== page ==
Thomas.I Microsoft BI & Analytics

A Site Dedicated to General BI Issues and MS BI Issues: Architecture and Technology

A new decade for BI

Posted by thomasivarssonmalmo on December 31, 2009

In early 2000 I was consulting on OLAP Services(SQL Server 7) and ProClarity as a front end.  In third quarter of 2000 SQL Server 2000 and Analysis Services 2000 was released. It was this edition that really took of and brought BI to the masses here in Scandinavia. ProClarity relased their Analytic Server with a central web based thin client report repository and together with AS 2000 this combination had a high market share. Panorama also had a good client solution but was hurt when they sold their innovative client, Nova View, to Cognos that bought that product to keep if off the market.
 
In 2003 I was able to see the new Reporting Services add in for Visual Studio but I think that the broad adoption of SSRS came with the release of SQL Server 2005, SSAS 2005 and SSRS 2005.  SSAS 2005 meant a total redesign of existing AS 2000 cubes and I have never had any regrets about advicing my customer in that direction.
 
After the release of SQL Server 2005 I think most of the innovation slowed down within Microsoft.  Excel 2007 was the first version that was a serious SSAS 2005 client but still with a lot of issues that will not be solved until the release of Excel 2010. ProClarity was bought by MS in 2006 and all development of that nice product was stopped with a promise that the functionality would be part of the first release of Performance Point Server in 2007. Nothing of that happened. I saw that the decomposition tree was part of CTPs of Performance Point, demonstrated at the first MS BI conference in 2007, but was removed in  the final release.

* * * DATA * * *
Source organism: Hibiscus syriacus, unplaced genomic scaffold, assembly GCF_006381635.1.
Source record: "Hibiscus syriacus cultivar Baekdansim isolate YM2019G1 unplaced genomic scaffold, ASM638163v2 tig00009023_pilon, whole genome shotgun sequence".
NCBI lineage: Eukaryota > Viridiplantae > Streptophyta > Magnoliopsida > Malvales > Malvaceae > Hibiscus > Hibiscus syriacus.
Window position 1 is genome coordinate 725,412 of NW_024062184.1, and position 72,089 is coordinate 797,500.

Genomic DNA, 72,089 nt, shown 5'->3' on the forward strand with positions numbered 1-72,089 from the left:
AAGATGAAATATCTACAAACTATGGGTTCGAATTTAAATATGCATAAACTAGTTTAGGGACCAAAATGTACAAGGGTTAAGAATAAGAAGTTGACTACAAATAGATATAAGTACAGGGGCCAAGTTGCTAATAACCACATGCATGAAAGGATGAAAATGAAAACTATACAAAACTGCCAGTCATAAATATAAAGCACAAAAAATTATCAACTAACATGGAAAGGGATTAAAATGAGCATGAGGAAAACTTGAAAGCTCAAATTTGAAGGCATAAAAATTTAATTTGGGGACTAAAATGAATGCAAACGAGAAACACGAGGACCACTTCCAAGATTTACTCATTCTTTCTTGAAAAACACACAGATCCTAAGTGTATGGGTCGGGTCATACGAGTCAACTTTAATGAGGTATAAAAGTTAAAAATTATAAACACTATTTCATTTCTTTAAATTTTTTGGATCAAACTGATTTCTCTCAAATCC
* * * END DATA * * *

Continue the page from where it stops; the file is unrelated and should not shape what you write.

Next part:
Good data visualization tools should be the priority of the MS BI Platform but the development in this area are too slow. In the Perfromance Point Services for Sharepoint 2010 we will finally see the decomposition tree but what will happen to the Performance Map and Perspective in ProClarity and what happened to the 90 degrees software?
 
The most innovative part of MS BI client offerings, after 2005, is the data mining add in for Excel 2007. Using statistics for data analysis is still a complicated area to learn and more time and money should be invested in this area.  Why query a million records if you can find patterns detected for you with much smaller samples?
 
The small DM-team at MS have done a great job but I am not expecting any new functionality in SQL Server 2008 R2.
 
The big news in 2010 is the release of Excel 2010 and PowerPivot.  Excel 2010 will have a lot of built in MDX logic that will remove a large part of server side MDX development. Another great news is the slicers that will make the Excel 2010 Pivot Tables much more interactive. PowerPivot is also good news. I have loaded around 2,1 million records of real data into PowerPivot, and that still takes some time, but as soon as the data is in PowerPivot opening a workbook with that amount of data takes a few seconds. Compression from a textfile of 800 MB to 120 MB in Power Pivot and really quick response time in the Pivot Tables looks very promising.
 
SharePoint 2010 also looks promising but I have my doubts regarding the adoption time of a large and complex platform like that. This is very hard to explain to MS people. I have never had any problems with installing ProClarity Analytic Server or SharePoint services but SharePoint is much more complicated. Customers will also have to think more than once before letting an application that might require a lot of extra consulting hours on their already restricted budgets.
 
Upgrades of Office and Sharepoint always takes 2-3 years after the release.
 
In the next decade I will expect more integration of database technology and index techniques. If you have ever tried the English Query application, part of SQL Server 2000, you will know what I mean. EQ was far away of what I am thinking about here but the vision of writing a semantic query and get a result from SSAS or SQL Server is not.
 
Finally I would like to thank the SSAS development team that always have been interested in hearing about our opinions outside of MS. A special thanks to Mosha that left that group this year and his great blogging.
 
Happy new year everyone!
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